McDonald's (MCD) guests are disappearing. Not all at once obviously, but it is undeniably happening. And that is the core problem McDonald's has to solve.
The numbers make it clear that the consistent growth in the number of transactions at McDonald's stores, a regular occurrence for years, is no more. The first chart below goes back to 2009, but for half a decade prior to that, McDonald's recorded positive changes in year-over-year traffic numbers. That ended in 2013, when guest counts fell 1.9%. At each interval this year -- the end of the first quarter, the halfway point and after nine months -- the decline has continued.
Comparable guest counts factor in all restaurants, whether owned by the company or by franchisees. The latter are the majority of the McDonald's system.
There are many reasons to point to. For some diners, it's pricing, as the Oak Brook, Ill., company has lifted prices over time, again and again. Inflation happens, yet one of McDonald's key drivers is affordability. As a recent Bloomberg article detailed, there's no doubt wallet concerns are sending some consumers elsewhere.
Heightened competition, whether from similar chains or the fast-casual restaurants, is another factor. The constant coverage around obesity and the "healthfulness" of fast food has a role. Global incidents have an impact: In China, a supply scandal over the summer hurt Asian results and probably will for a few more months.
Multiple issues are involved, but the concern is that most of them won't be going away very soon. Same-store sales, which measure the transactions being conducted, as well as the amount of money spent during visits to stores at least 13 months old, have suffered tremendously amid the traffic drop. From 2009 through 2012, all was well, as the red measurements added to the second chart, alongside guest counts, indicate. The last two years, in contrast, have been dreadful.
Were it not for higher prices being paid at the counter, comparable sales wouldn't even be at this level. The green lines added to the third chart, with transaction counts and same-store sales, illustrate this. These lines represent the implied increase in the average check at each interval back to 2009, based on same-store sales and the change in the number of transactions detailed by McDonald's. While these findings aren't official, they do provide a guide of how reliant on pricing McDonald's has gotten to keep comp-store revenue at least flat.
Average check is determined from price changes for the same items over time and customers choosing costlier menu items, though McDonald's notes that, generally, "pricing has a greater impact on average check than product mix."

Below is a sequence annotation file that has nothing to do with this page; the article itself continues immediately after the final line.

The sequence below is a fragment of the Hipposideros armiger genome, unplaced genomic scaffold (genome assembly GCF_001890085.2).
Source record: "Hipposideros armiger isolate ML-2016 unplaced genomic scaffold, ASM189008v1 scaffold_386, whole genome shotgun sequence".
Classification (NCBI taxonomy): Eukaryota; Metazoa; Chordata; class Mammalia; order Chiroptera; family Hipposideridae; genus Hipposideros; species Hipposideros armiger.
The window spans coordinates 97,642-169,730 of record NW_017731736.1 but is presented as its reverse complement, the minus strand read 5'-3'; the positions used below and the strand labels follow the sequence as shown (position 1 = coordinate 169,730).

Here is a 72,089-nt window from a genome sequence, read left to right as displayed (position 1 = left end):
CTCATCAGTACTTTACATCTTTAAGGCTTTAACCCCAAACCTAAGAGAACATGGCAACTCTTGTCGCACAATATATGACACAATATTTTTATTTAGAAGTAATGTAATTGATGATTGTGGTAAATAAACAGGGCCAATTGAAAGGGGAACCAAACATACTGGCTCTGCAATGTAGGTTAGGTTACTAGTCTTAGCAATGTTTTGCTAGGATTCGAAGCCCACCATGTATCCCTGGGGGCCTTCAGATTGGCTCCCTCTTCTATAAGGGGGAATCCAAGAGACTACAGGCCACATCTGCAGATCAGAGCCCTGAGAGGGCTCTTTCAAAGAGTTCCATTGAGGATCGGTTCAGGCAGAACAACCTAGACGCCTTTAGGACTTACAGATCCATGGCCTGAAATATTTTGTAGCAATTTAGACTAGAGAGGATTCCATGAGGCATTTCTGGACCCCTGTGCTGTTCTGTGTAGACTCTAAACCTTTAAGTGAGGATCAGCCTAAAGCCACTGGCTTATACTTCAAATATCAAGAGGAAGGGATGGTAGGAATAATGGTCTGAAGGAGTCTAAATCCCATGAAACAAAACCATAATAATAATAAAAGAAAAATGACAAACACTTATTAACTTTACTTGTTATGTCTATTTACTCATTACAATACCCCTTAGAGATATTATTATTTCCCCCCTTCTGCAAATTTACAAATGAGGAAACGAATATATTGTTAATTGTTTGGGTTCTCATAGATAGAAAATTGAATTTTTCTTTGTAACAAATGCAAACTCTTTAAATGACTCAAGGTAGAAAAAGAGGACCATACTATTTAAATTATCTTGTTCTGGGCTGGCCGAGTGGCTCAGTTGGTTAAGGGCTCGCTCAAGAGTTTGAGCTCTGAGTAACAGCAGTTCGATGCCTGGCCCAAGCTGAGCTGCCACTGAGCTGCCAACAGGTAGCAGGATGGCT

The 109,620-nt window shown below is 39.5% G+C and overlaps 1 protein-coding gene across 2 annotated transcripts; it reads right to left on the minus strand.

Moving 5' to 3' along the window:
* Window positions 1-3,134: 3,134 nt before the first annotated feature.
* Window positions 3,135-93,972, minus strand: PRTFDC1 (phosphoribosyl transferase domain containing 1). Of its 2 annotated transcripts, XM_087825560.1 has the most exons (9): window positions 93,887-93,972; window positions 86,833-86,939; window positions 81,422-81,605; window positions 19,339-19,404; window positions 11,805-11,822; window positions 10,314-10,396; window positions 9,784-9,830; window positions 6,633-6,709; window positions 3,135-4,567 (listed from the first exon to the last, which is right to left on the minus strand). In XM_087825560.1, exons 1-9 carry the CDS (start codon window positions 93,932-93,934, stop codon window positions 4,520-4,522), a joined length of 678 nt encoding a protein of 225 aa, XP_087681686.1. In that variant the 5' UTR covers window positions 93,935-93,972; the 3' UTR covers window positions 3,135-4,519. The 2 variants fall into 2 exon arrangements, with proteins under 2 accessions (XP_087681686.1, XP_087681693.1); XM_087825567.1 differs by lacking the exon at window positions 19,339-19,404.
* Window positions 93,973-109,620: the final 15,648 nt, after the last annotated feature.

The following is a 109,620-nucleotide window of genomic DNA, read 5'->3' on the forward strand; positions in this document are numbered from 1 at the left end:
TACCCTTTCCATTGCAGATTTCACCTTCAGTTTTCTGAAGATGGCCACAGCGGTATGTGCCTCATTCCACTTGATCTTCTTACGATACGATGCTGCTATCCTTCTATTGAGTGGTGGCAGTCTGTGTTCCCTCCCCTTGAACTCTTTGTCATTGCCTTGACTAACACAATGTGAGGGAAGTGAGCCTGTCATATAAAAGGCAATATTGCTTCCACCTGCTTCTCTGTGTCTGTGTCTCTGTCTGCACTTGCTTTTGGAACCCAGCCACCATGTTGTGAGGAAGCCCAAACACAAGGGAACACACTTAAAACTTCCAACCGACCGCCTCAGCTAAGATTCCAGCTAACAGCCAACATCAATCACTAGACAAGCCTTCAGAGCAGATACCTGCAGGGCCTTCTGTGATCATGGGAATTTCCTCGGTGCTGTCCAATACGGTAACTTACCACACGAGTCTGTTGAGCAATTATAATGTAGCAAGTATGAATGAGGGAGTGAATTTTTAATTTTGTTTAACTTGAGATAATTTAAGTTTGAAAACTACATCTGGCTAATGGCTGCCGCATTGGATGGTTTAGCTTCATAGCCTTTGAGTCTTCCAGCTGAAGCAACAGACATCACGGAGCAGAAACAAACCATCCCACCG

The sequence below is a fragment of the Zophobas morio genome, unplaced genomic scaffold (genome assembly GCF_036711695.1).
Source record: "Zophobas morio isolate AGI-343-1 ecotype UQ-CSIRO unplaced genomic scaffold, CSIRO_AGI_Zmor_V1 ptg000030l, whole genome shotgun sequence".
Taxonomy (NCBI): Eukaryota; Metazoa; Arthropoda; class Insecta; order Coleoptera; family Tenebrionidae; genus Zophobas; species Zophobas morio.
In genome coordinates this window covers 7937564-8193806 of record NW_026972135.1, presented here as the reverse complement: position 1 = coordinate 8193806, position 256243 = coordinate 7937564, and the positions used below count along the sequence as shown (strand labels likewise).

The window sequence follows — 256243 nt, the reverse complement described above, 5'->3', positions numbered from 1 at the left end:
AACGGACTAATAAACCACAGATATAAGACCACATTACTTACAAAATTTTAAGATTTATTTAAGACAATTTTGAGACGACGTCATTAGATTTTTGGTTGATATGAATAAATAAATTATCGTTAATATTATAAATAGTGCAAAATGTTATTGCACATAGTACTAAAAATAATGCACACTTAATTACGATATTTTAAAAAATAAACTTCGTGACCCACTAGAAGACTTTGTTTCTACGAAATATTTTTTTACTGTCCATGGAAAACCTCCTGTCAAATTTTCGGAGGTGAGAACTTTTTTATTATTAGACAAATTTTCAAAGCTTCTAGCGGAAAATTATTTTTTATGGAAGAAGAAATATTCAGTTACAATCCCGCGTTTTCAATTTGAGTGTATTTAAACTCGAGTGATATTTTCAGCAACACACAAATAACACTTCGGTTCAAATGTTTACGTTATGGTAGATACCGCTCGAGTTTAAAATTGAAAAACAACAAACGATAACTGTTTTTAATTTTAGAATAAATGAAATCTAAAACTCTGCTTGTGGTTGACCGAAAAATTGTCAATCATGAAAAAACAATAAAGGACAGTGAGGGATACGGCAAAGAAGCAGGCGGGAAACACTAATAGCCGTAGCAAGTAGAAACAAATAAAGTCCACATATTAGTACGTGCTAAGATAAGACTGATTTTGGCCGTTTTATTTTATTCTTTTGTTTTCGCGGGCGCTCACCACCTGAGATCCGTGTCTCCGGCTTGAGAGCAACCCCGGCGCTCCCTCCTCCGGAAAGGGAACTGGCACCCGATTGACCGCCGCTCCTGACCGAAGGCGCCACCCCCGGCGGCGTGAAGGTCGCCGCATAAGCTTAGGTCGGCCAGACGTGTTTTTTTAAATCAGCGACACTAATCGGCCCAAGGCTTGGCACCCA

McDonald's obviously has been able to raise prices and count on consumers to pay more before. But it may be that, in the last two years, its customers indeed have reached the ceiling of what they're willing to spend at the Golden Arches.
To get diners back, McDonald's has tried new items, such as a McMuffin with egg whites, and limited-time offerings, including chicken wings. The menu got too complicated, so now the company is promising to simplify it and allow for a more local approach to what's being sold. It's working on kitchen changes, re-emphasizing breakfast and remodeling stores. It's building up on the technology side to make ordering more efficient. It's launched a social media food-transparency campaign. Recent leadership changes have brought back veterans from the past decade, when sales were on the upswing and the stock price soared. (The Wall Street Journal describes what McDonald's is now planning to change.)
So far, patrons have been indifferent. Investors, though, haven't given up yet, not with the market credibility McDonald's has accumulated over the years, not with its real estate, its cash flow and its dividend. McDonald's still has millions of guests, a remarkable brand and massive sales, at almost $90 billion a year. But at some point, the shrinking number of transactions has to be reversed, because McDonald's can't plan on never-ending increases at the counter to keep sales up.
Newly described digital-local efforts might work. Or they might not. Technology and customization are major themes in the industry, and McDonald's doesn't want to sit on the outside while everyone else is going 21st century. However, it's difficult to fathom that McDonald's traffic problems are the result of not having proper apps or appropriate customization. That may be part of it, but only part. Larger forces are at work.
Weak comp numbers one year make it easier to demonstrate a turnaround the following year, but as 2014 for McDonald's shows, it's no guarantee. If traffic turns positive next year, management can tell the board, shareholders and analysts that the plan is working, even though the truer comparisons will be 2016 and beyond. Although if guest counts continue to fall, what then, and how patient will McDonald's managers, investors and franchise owners be?
McDonald's can stay big. That's not being debated here. But to return to growth, lines need to form, too. That means food people want, at a price they want to pay, quickly and accurately prepared. At times, those 35,000 restaurants may be as much of a curse as a blessing.